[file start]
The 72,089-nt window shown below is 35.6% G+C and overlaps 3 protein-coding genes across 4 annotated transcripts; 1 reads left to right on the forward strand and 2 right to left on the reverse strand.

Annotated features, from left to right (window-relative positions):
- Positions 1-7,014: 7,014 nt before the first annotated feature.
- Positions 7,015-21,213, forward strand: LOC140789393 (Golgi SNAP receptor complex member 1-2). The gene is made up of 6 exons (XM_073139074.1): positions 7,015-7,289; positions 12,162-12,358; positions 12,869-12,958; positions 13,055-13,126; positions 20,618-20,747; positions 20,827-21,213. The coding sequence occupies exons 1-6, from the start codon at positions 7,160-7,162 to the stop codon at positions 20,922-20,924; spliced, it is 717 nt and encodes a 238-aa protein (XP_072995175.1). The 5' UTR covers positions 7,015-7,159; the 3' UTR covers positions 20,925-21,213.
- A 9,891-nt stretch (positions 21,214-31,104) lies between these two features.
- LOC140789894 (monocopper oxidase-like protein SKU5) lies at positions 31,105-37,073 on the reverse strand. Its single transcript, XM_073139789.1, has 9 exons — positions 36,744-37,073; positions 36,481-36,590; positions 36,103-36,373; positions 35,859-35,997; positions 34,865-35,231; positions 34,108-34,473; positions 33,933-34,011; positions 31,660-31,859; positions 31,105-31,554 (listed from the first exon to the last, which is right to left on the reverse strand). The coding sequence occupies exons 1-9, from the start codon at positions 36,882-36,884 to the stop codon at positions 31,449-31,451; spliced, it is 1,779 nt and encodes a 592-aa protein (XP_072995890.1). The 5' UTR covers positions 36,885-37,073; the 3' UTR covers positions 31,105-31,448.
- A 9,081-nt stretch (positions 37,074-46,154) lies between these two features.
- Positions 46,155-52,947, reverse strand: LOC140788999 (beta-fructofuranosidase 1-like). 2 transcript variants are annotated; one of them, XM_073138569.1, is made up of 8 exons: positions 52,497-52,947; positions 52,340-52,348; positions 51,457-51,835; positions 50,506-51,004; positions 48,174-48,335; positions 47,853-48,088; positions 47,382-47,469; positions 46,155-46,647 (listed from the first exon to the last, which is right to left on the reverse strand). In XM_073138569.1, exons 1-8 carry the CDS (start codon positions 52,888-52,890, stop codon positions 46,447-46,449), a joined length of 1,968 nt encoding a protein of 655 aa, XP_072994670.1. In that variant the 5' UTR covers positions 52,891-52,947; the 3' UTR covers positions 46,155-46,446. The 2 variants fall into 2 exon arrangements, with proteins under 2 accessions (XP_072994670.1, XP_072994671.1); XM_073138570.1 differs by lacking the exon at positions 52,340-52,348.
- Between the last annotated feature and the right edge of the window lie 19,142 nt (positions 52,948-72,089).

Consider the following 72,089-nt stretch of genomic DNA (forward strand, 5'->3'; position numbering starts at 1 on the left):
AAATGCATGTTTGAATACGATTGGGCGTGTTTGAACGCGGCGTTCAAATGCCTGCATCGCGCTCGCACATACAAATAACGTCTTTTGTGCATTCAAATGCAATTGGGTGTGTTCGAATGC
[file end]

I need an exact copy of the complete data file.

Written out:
The 72,089-nt window shown below is 35.6% G+C and overlaps 3 protein-coding genes across 4 annotated transcripts; 1 reads left to right on the forward strand and 2 right to left on the reverse strand.

Annotated features, from left to right (window-relative positions):
- Positions 1-7,014: 7,014 nt before the first annotated feature.
- Positions 7,015-21,213, forward strand: LOC140789393 (Golgi SNAP receptor complex member 1-2). The gene is made up of 6 exons (XM_073139074.1): positions 7,015-7,289; positions 12,162-12,358; positions 12,869-12,958; positions 13,055-13,126; positions 20,618-20,747; positions 20,827-21,213. The coding sequence occupies exons 1-6, from the start codon at positions 7,160-7,162 to the stop codon at positions 20,922-20,924; spliced, it is 717 nt and encodes a 238-aa protein (XP_072995175.1). The 5' UTR covers positions 7,015-7,159; the 3' UTR covers positions 20,925-21,213.
- A 9,891-nt stretch (positions 21,214-31,104) lies between these two features.
- LOC140789894 (monocopper oxidase-like protein SKU5) lies at positions 31,105-37,073 on the reverse strand. Its single transcript, XM_073139789.1, has 9 exons — positions 36,744-37,073; positions 36,481-36,590; positions 36,103-36,373; positions 35,859-35,997; positions 34,865-35,231; positions 34,108-34,473; positions 33,933-34,011; positions 31,660-31,859; positions 31,105-31,554 (listed from the first exon to the last, which is right to left on the reverse strand). The coding sequence occupies exons 1-9, from the start codon at positions 36,882-36,884 to the stop codon at positions 31,449-31,451; spliced, it is 1,779 nt and encodes a 592-aa protein (XP_072995890.1). The 5' UTR covers positions 36,885-37,073; the 3' UTR covers positions 31,105-31,448.
- A 9,081-nt stretch (positions 37,074-46,154) lies between these two features.
- Positions 46,155-52,947, reverse strand: LOC140788999 (beta-fructofuranosidase 1-like). 2 transcript variants are annotated; one of them, XM_073138569.1, is made up of 8 exons: positions 52,497-52,947; positions 52,340-52,348; positions 51,457-51,835; positions 50,506-51,004; positions 48,174-48,335; positions 47,853-48,088; positions 47,382-47,469; positions 46,155-46,647 (listed from the first exon to the last, which is right to left on the reverse strand). In XM_073138569.1, exons 1-8 carry the CDS (start codon positions 52,888-52,890, stop codon positions 46,447-46,449), a joined length of 1,968 nt encoding a protein of 655 aa, XP_072994670.1. In that variant the 5' UTR covers positions 52,891-52,947; the 3' UTR covers positions 46,155-46,446. The 2 variants fall into 2 exon arrangements, with proteins under 2 accessions (XP_072994670.1, XP_072994671.1); XM_073138570.1 differs by lacking the exon at positions 52,340-52,348.
- Between the last annotated feature and the right edge of the window lie 19,142 nt (positions 52,948-72,089).

Consider the following 72,089-nt stretch of genomic DNA (forward strand, 5'->3'; position numbering starts at 1 on the left):
AAATGCATGTTTGAATACGATTGGGCGTGTTTGAACGCGGCGTTCAAATGCCTGCATCGCGCTCGCACATACAAATAACGTCTTTTGTGCATTCAAATGCAATTGGGTGTGTTCGAATGC